"... . The Coq and ProPre systems show the automated termination of a recursive function by first constructing a tree associated with the specification of the function which satisfies a notion of terminal property and then verifying that this construction process is formally correct. However, those two ..."
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Cited by 4 (2 self)
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. The Coq and ProPre systems show the automated termination of a recursive function by first constructing a tree associated with the specification of the function which satisfies a notion of terminal property and then verifying that this construction process is formally correct. However, those two steps strongly depend on inductive principles and hence Coq and ProPre can only deal with the termination proofs that are inductive. There are however many functions for which the termination proofs are noninductive. In this article, we attempt to extend the class of functions whose proofs can be done automatically `a la Coq and ProPre to a larger class including functions whose termination proofs are not inductive. We do this by extending the terminal property notion and replacing the verification step above by one that searches for a decreasing measure which can be used to establish the termination of the function. 1 Introduction Termination is an important property in the verification ...
TYPE THEORY AND FUNCTIONAL PROGRAMMING A WORK PROPOSAL Gustavo Betarte
"... We propose a series of work areas related to type theory and functional programming. By type theory we mean the formulation of MartinLof's set theory using the theory of types as logical framework, extended with record types and subtyping. The areas presented are: the implementation of an environme ..."
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We propose a series of work areas related to type theory and functional programming. By type theory we mean the formulation of MartinLof's set theory using the theory of types as logical framework, extended with record types and subtyping. The areas presented are: the implementation of an environment for carrying out constructions in type theory, the systematic development of programming in type theory as a formal discipline and the formalization in type theory of the theory of functional programming languages. We also give a succint introduction to a theory of specifications and programs in which programs and their correctness proofs are separated but still can be built up simultaneously; we propose the implementation of a programming system for this theory too. The group of people presenting this work proposal is defined by their common interest to work together in at least one of the areas proposed. There will be people working in each of these areas in the Plata region. 1. Introdu...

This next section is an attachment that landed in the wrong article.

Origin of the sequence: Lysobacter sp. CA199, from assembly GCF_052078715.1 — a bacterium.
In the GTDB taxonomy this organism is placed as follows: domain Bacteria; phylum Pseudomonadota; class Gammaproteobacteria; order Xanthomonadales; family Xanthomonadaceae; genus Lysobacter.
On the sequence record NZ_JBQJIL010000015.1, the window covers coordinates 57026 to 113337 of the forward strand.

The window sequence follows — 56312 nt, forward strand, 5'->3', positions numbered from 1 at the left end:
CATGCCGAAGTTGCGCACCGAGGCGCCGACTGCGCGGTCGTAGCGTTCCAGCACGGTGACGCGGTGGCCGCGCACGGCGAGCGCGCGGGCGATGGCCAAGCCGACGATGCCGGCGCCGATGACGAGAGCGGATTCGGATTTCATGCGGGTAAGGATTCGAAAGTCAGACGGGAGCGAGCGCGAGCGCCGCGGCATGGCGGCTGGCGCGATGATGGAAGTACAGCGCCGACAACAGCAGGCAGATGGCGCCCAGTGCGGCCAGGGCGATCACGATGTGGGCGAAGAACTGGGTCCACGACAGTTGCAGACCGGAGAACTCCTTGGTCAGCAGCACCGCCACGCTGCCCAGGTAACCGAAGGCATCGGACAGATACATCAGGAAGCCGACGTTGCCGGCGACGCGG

Automating Inversion of Inductive Predicates in Coq
 In BRA Workshop on Types for Proofs and Programs
, 1995
"... . An inductive definition of a set is often informally presented by giving some rules that explain how to build the elements of the set. The closure property states that any object is in the set if and only if it has been generated according to the formation rules. This is enough to justify case ..."
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. An inductive definition of a set is often informally presented by giving some rules that explain how to build the elements of the set. The closure property states that any object is in the set if and only if it has been generated according to the formation rules. This is enough to justify case analysis reasoning: we can read the formation rules backwards to derive the necessary conditions for a given instance to hold. The problem of inversion consists in finding out these conditions. In this paper we address the problem of deriving inversion lemmas in logical frameworks based on Type Theory that have been extended with inductive definitions at the primitive level. These frameworks associate to each inductive definition a case analysis principle corresponding to the closure property. In this formal context, inversion lemmas can be seen as derived case analysis principles. Though they are intuitively simple they are curiously hard to formalize. We relate first inversion to co...